If you are interested in a dynamic visualization of congressional lawmaking from 1973 to the present, please visit Legislative Explorer (legex.org).
This page highlights some noteworthy (and limited) trend information that may help to inform studies congressional bill activity. We also reference a few studies along the way. Some additional studies can be found in the bibliographies of the papers posted on the Resources page of this website but we do not update it frequently.
Library of Congress' Resumes of Congressional Activity document sponsorship activity by Congress from 1947 to the present.
Bill Sponsorship Activity across Time1
Bill sponsorship activity in the House peaked in the early 1970s, with nearly 20,000 bills introduced per Congress, compared to just 5,000 bills today. Much of this trend can be attributed to changes in House rules relating to cosponsorship. Cosponsorship was not allowed until the 91st Congress, when it was limited to 25 cosponsors per bill. A rules change in the 96th Congress (1977-78) eliminated this cap altogether. The incentive ti sponsor bills for postion-taking purposes was stronger prior to these reforms and, not surprisingly, sponsorship activity declines after these reforms, while success rates for legislation increases.
Cooper and Young's "Bill Introduction in the Nineteeth Century: A Study of Institutional Change" (Legislative Studies Quarterly 14 (1): 67-105. Very interesting historical perspective on bill introduction practices over time. For example, only committees could propose bills in the early congresses.
Cooper and Rybicki. 2002. "Analyzing Institutional Change: Bill Introduction in the Early Senate." in Bruce Oppenheimer, ed U.S. Senate Exceptionalism, 157-81.
Identical Bills and Cosponsorship Reforms 1
Prior to the 96th Congress, only 25 consponsors were permitted in the House. Prior to the 91st Congress, only on cosponsor was allowed. These reforms coincide with reductions in the number of bills introduced. Our hunch was that cosponsorship replaced bill sponsorship as a position-taking activity for many legislators. The effect should be that legislators would be less inclined to sponsor duplicate bills. Here we estimate the percent of all House bills that are duplicates by tagging those that have identical titles. As expected, this form of position-taking drops precipitously with the reforms.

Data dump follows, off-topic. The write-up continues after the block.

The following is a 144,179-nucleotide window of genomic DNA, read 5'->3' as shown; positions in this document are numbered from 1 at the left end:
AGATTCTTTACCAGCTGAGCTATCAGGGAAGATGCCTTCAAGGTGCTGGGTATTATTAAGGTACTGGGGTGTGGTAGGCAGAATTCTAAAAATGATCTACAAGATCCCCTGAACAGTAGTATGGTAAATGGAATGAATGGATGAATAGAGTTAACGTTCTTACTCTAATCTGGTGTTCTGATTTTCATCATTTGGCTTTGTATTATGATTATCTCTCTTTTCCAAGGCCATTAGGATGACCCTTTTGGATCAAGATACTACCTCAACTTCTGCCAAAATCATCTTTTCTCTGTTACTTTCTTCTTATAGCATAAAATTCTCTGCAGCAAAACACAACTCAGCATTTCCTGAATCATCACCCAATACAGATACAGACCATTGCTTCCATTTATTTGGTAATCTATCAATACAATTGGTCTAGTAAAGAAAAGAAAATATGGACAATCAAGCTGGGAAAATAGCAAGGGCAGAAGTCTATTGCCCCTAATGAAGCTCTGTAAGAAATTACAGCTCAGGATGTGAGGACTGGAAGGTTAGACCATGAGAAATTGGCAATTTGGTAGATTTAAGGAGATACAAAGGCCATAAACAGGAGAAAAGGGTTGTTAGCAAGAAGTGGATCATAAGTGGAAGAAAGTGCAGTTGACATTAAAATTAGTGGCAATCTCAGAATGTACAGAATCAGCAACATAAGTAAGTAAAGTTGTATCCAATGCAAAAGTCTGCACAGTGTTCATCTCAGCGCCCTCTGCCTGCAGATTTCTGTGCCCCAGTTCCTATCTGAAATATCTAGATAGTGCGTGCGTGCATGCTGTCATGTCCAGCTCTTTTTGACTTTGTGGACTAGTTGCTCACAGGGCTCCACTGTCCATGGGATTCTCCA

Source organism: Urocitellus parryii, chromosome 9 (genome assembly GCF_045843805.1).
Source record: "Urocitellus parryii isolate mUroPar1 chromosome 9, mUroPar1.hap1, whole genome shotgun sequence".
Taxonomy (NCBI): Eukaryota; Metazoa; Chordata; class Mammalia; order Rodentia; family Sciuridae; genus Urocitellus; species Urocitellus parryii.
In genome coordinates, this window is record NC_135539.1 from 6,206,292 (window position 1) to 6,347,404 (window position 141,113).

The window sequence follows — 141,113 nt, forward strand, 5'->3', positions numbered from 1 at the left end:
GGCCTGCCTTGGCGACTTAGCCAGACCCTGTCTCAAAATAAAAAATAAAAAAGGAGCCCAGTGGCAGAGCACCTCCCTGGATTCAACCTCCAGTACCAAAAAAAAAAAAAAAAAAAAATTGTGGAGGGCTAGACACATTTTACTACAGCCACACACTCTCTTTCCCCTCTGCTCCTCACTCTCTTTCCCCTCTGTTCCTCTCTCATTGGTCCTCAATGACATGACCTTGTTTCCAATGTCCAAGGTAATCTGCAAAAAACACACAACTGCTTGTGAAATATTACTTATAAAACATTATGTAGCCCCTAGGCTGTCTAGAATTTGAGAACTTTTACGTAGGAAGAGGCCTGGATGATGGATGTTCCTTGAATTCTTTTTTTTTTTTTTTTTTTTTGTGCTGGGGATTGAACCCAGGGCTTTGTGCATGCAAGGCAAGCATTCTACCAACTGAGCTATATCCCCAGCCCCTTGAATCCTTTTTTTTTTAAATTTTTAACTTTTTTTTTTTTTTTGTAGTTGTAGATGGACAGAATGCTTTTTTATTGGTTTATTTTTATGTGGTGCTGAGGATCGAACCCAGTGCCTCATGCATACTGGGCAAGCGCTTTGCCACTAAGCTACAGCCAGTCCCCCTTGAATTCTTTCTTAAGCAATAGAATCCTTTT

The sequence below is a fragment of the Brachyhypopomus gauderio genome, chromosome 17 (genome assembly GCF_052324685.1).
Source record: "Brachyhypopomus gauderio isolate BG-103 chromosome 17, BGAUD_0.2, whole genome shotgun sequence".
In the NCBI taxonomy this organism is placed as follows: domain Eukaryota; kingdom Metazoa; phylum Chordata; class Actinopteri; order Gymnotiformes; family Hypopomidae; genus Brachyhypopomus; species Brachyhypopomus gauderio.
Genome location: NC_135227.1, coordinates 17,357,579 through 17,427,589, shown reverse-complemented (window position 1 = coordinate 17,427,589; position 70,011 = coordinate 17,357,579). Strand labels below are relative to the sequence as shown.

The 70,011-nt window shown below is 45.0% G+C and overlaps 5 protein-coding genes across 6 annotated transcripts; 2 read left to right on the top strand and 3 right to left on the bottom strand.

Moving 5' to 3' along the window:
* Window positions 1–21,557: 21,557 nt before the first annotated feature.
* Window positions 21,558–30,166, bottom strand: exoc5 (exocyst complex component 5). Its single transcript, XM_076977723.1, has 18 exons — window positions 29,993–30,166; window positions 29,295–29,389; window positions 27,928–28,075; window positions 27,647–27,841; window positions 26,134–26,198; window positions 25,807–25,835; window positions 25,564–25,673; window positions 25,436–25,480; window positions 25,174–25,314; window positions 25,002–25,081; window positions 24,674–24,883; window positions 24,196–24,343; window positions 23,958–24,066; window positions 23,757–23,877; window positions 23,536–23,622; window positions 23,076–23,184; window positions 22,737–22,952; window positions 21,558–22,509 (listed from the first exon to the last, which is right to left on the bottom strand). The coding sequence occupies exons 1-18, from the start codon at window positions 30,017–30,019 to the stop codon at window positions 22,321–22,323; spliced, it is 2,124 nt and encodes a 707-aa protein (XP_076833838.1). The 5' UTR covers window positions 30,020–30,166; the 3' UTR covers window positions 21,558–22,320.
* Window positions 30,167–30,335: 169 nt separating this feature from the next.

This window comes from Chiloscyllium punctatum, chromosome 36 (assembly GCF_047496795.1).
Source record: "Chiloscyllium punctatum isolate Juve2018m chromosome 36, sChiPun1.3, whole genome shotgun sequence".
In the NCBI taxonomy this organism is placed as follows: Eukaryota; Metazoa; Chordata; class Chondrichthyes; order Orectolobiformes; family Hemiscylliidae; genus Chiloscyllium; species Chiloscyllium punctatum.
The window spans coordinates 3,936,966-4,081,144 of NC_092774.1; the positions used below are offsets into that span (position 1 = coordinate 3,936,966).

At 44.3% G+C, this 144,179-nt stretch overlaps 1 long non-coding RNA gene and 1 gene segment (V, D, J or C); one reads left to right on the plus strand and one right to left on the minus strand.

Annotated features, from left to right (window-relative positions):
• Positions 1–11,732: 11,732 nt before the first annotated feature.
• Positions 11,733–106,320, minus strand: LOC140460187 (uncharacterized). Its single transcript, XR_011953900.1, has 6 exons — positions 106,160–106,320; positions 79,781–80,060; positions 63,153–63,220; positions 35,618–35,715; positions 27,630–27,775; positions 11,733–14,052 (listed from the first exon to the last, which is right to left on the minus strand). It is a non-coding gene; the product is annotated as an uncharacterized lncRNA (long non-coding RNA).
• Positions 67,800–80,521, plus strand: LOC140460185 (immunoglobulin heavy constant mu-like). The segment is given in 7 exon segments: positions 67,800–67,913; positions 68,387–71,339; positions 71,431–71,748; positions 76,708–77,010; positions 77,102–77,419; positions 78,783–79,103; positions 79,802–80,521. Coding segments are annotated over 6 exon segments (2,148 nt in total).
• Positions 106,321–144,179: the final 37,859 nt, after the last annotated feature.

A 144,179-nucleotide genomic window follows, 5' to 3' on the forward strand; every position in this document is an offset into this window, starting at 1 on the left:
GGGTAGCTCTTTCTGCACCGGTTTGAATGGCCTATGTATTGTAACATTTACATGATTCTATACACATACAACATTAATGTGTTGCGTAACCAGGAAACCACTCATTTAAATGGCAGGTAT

Grofman and Beem also wrote on this subject in the early 1990s but without using individual bill data. "The effects of congressional rules about bill cosponsorship on duplicate bills: Changing incentives for credit claiming" Public Choice 75: 93-98.
Private Bills 1
Private bills target the needs of particular individuals or organizations. The dataset includes a filter for private bills. In the early period, a very large proportion of all bills were private, in part because there were fewer public bills. Now, private bills represent a very small proportion of all bill introductions.
Hill, Jeffrey, and Kenneth Williams. 1993. The Decline of Private Bills: Resource Allocation, Credit Claiming, and the Decision to Delegate. American Journal of Political Science 37:1008-31.
Beth, Richard. 2004. Private Bills: Procedure in the House. CRS Report: 98-628
Most bills (roughly 85%) are referred to just one standing committee in the House and multiple referrals are very rare in the Senate. In the House, multiple referral was formally allowed beginning in the 94th Congress but is still the exception to the rule
Davidson, Oleszek and Kephart. 1988. "One Bill, Many Committees: Multiple Referral in the House of Representatives. Legislative Studies Quarterly 13(1) 3-28.